Talking to your children about alcohol is a good way to prevent alcohol misuse. Alcohol is part of British culture and one day your child will have to make a decision whether or not they want to drink.  The more information they have before they make that decision the better placed they will be to take a responsible attitude towards drinking. 

When talking to your child, be sure that you make it into a conversation where you will listen and consider their thoughts and feelings on the consumption of alcohol, as it is important to value their opinions.

When talking to your child about alcohol you should always keep it factual and as current as possible by not only referring to alcohol related damage which may happen when they are 40 – although it is important to refer to long term damage too. To a 16-year-old the age of 40 seems like a time that will never come. They may also think that drinking alcohol at a young age won’t have any effect on them and that it is something they can worry about later on. Instead raise the issues of alcohol that will concern them now, such as how they look, feel and appear in front of their peers. These could include the effects of binge drinking, the strengths of different drinks and safety issues.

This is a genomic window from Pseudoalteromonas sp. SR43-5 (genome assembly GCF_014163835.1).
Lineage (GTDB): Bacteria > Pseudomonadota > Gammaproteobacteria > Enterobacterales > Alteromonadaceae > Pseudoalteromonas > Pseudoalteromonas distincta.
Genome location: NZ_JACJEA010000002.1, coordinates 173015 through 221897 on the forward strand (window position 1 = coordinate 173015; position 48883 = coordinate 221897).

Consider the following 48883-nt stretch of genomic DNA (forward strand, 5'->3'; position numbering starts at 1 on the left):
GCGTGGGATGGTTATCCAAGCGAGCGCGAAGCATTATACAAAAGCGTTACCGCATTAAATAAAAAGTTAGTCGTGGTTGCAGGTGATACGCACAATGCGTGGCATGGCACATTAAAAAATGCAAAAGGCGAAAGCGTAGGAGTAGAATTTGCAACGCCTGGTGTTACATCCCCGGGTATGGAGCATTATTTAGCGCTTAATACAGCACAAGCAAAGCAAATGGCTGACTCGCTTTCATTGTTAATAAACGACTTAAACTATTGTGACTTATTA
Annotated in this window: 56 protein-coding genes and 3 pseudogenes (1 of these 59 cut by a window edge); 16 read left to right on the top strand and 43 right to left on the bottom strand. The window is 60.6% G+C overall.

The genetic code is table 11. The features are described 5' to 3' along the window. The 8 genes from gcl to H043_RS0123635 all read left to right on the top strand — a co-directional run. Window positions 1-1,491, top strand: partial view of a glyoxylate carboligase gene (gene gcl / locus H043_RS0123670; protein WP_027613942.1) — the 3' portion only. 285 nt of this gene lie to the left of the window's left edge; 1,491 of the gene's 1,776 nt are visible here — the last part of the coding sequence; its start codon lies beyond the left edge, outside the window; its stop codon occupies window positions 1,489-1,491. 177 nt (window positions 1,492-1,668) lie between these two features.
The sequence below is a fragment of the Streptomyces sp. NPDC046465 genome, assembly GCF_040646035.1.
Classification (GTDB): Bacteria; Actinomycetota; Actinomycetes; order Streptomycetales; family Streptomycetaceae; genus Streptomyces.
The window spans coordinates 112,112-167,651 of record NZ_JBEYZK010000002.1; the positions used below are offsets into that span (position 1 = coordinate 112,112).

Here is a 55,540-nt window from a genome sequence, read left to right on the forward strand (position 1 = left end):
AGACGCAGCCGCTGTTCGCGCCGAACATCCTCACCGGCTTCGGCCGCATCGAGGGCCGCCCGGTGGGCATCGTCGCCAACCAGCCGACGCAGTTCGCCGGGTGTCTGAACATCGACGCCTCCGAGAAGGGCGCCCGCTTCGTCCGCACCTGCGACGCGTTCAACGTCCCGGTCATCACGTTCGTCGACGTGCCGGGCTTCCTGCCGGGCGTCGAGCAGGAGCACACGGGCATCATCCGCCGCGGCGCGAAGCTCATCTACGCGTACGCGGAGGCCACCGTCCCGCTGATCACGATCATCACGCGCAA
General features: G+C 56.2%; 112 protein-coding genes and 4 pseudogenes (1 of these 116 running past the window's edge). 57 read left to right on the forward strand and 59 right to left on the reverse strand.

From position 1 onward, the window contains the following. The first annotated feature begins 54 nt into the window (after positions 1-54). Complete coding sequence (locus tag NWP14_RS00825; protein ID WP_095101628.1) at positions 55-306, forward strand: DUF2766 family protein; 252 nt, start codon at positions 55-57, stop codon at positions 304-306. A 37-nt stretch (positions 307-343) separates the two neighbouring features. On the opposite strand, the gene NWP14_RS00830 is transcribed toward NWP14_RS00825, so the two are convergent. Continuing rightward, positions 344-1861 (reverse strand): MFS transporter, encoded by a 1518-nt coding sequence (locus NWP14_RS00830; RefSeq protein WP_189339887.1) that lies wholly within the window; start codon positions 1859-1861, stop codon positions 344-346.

Many children grow up seeing their parents drinking alcohol and sometimes witnessing excessive use and drunkeness.  The example that we give our children is a very powerful one – if children grow up seeing responsible use that can have a lasting effect.  In our families and in society we need to think about the example that we give to young people.